Colorado River basin snowpack well above average
Ryan Summerlin April 8, 2014
by the numbers
131 percent: April 1 snowpack as a percentage of the 30-year median in the Colorado River basin.
165 percent: April 1 snowpack in the basin compared to the same date in 2013.
93 percent: Current basin reservoir storage compared to the 30-year average.
65 percent: Basin reservoir storage for the same date in 2013.
Source: Natural Resources Conservation Service.
EAGLE COUNTY — Water is the life’s blood of the American West, and snow is the source. This year, that source is strong.
After a couple of dry winters, one of which set new drought records, snowpack in this part of the Rockies is back to normal — or above normal, actually.
The federal Natural Resources Conservation Service tracks snowpack and streamflows nationwide. That agency has several snow-measurement stations scattered around the area, all of which are closely monitored by water districts and others. For this “snow year” — a period that starts around Nov. 1 and continues into May — the graphs from the sites monitored by the Eagle River Water & Sanitation District look very good indeed, especially compared to the winter of 2011-12.
Snowpack in any given year is compared to a 30-year median of measurements. The 2012 snow year was a historic low. The 30-year part of the chart shows the “snow water equivalent” — the amount of water in the snowpack peaking in late April, before runoff hits.
On average, the snowpack at the Vail measurement site is melted off about June 7. In the 2012 snow year, the snowpack peaked before March 20 at a paltry 12.5 inches of water, and was melted off before the end of April.
This year, as of Friday, the measurement site at Vail was already above the 30-year peak of 22.5 inches. More snow would likely drive the snowpack higher, although this week’s forecast calls for clear, warm weather.
GOOD FOR BUSINESS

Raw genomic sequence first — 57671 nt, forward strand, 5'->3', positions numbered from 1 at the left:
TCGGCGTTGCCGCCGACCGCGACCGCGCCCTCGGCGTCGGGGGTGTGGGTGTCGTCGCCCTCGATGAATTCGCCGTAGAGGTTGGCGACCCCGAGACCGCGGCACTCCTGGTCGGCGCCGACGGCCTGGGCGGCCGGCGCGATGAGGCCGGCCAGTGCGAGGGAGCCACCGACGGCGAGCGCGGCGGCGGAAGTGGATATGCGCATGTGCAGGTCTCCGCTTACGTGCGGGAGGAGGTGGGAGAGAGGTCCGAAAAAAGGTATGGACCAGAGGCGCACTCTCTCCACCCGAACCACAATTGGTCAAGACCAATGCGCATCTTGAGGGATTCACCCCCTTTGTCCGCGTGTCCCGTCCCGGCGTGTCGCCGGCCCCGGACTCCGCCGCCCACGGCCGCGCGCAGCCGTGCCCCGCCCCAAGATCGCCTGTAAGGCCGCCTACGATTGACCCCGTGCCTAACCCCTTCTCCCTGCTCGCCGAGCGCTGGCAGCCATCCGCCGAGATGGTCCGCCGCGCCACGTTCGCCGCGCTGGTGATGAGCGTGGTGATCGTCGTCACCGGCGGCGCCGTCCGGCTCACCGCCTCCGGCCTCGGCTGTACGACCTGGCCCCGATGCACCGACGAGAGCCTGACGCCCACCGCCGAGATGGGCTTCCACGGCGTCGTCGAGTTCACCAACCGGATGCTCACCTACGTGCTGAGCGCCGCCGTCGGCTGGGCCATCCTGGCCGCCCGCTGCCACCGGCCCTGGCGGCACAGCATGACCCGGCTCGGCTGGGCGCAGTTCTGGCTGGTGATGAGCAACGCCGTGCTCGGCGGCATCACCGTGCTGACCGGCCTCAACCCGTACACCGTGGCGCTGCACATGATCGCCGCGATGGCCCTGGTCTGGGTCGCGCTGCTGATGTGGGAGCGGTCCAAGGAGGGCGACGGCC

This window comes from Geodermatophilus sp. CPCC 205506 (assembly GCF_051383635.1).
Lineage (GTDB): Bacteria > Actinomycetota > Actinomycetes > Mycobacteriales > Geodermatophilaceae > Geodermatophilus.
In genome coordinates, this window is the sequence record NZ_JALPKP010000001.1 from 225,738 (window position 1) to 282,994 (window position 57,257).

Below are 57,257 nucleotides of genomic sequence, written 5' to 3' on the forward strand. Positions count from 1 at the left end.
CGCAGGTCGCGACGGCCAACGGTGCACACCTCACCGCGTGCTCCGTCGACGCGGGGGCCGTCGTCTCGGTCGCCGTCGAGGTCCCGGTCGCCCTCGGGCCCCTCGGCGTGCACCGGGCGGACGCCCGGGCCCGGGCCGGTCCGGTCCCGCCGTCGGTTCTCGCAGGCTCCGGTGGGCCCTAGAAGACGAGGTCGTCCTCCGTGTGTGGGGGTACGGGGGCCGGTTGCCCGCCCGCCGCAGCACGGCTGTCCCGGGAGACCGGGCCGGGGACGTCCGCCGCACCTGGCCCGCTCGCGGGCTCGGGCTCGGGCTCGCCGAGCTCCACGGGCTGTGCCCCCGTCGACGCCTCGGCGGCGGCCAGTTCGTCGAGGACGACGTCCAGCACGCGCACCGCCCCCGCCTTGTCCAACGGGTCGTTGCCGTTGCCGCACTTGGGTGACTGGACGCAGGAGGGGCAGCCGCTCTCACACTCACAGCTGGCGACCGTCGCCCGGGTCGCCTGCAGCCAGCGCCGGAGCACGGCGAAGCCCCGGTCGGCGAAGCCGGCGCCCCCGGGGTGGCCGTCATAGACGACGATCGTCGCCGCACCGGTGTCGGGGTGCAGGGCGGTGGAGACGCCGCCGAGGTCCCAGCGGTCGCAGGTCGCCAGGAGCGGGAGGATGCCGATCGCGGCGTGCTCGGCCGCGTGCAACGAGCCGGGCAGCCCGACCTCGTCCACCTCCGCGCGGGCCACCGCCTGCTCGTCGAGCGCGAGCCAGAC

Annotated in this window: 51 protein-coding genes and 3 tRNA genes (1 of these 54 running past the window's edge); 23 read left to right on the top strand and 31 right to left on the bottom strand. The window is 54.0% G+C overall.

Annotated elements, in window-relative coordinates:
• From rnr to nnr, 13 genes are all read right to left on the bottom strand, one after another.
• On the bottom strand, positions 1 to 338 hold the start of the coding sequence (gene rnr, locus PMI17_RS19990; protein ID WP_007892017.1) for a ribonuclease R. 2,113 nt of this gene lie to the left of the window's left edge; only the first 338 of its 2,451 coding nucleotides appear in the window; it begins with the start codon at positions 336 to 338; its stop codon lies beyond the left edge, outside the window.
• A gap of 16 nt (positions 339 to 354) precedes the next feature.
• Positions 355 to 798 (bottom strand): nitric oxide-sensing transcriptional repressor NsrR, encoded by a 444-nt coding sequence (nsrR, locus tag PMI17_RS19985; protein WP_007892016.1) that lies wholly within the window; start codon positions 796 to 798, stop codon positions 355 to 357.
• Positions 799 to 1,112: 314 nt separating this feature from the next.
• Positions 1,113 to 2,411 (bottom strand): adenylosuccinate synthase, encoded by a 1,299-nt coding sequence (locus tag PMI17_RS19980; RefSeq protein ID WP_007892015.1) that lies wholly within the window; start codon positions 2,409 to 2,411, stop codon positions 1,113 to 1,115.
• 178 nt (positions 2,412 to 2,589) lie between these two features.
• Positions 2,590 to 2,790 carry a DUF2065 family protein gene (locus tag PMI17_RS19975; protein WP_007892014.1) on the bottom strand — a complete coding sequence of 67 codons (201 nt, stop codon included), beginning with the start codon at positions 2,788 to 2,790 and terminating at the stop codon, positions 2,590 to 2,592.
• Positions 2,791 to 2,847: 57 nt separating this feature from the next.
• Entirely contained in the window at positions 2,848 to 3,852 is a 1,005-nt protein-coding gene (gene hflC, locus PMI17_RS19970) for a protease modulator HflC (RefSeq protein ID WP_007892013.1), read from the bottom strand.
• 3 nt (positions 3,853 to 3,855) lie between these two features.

Across the Colorado River basin, of which the Vail Valley is a part, snowpack was 31 percent higher than the 30-year average. And Sean and Cory Glackin at Alpine Quest Sports are loving life right now.
The Glackins’ business covers both winter and summer sports, from ski touring to kayaking. Sean Glackin said the people coming into Alpine Quest’s stores in Edwards and Vail are about equally split between cold-weather and warm-weather enthusiasts.
“The winter’s been great — we didn’t go through too many dry spells,” Glackin said. “The mountain is skiing great, and we’re expecting a long (backcountry) touring season this spring.”
Steve Visosky, who runs an ice-fishing guide business in the winter and an irrigation company in the summer, said it’s only been in the past couple of weeks that even high-elevation lakes and reservoirs have become too slushy for ice fishing.
On the flip side of the seasonal coin, Glackin said he’s already seeing kayaks on customers’ cars.
“For April, we’ve got good (river) flows,” Glackin said. “People are heading west and running the rivers, from Glenwood Springs down into Utah.”
RUNOFF SEASON APPROACHES
What the runoff season will be like is anyone’s guess, of course. We could have a cool, moist spring that slows the runoff to a relative dribble, leaving rivers rising but clear enough to fish, or we could see a string of warm days in April and May that quickly evaporates the snow and muddies the streams.
Visosky, whose company installs, runs and maintains home and commercial irrigation systems, said the local snowpack looks good now, but can change quickly.
Last year, Visosky was ready to start work in early April after another dry winter, but wasn’t able to get anything done until the month was about three weeks old thanks to the spring storms that gave us a bonus weekend at Vail Mountain. Conversely, in the monster snow year of 2010-11, an early spring let him start work close to April 1.
Given how quickly snow and water can ebb and flow, Visosky thinks the valley is probably in good shape for its water supply for the coming summer. But, he said, things could be better.
“I really think we should have more water storage,” he said. “You hate to see all that water just go down the river and not have it when you need it.”